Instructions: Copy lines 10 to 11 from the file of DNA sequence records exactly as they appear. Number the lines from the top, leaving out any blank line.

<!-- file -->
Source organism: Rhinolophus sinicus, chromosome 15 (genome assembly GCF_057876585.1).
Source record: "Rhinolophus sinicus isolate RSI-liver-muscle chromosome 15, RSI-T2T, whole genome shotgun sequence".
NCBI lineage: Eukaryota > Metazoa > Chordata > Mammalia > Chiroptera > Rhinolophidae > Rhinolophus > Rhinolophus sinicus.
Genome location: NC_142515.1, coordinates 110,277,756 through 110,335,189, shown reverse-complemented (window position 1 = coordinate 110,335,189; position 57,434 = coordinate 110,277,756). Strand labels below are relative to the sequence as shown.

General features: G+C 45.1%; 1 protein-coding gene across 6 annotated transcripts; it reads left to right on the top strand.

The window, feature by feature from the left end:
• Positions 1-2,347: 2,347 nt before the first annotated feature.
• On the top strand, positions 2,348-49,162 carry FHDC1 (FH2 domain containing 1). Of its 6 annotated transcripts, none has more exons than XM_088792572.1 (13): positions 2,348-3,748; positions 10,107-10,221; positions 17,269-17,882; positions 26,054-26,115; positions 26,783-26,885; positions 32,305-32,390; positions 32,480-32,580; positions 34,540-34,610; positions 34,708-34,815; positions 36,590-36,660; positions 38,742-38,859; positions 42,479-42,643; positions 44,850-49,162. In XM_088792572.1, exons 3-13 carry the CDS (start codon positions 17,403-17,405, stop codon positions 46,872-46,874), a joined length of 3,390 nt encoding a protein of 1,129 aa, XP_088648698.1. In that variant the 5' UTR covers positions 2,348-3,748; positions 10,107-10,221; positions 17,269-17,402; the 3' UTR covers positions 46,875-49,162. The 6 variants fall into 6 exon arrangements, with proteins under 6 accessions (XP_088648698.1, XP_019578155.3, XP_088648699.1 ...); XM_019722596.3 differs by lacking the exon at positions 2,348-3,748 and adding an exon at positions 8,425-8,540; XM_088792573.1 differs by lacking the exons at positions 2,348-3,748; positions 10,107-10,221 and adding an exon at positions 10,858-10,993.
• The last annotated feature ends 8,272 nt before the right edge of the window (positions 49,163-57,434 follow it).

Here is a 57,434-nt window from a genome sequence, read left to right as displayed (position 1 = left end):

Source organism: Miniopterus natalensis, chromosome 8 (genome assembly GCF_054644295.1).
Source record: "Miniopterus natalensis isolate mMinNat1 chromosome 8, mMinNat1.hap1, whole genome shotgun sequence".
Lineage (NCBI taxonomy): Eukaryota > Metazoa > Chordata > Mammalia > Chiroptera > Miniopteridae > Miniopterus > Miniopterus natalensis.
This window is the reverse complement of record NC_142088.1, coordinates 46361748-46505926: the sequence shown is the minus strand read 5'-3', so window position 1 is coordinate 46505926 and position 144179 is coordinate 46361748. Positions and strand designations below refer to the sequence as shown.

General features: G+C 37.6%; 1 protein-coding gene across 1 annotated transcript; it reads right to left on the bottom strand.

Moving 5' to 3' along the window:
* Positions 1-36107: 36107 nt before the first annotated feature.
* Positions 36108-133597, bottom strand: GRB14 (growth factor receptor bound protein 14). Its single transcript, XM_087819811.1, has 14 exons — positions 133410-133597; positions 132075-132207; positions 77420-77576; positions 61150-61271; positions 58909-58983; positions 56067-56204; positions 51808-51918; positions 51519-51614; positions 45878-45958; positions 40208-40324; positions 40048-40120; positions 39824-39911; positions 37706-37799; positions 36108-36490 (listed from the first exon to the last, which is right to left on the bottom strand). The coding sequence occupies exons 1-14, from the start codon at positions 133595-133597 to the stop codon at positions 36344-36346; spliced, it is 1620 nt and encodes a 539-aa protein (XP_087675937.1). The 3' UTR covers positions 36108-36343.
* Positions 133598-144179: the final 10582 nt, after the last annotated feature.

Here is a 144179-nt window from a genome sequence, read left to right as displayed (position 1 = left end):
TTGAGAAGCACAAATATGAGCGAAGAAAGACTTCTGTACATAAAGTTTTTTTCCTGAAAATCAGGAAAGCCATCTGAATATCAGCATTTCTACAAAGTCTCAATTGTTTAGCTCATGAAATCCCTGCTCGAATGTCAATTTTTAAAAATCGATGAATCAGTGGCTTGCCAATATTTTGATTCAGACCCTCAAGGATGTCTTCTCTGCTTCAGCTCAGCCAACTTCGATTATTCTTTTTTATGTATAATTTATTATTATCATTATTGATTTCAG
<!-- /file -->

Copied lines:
Here is a 57,434-nt window from a genome sequence, read left to right as displayed (position 1 = left end):

Source organism: Miniopterus natalensis, chromosome 8 (genome assembly GCF_054644295.1).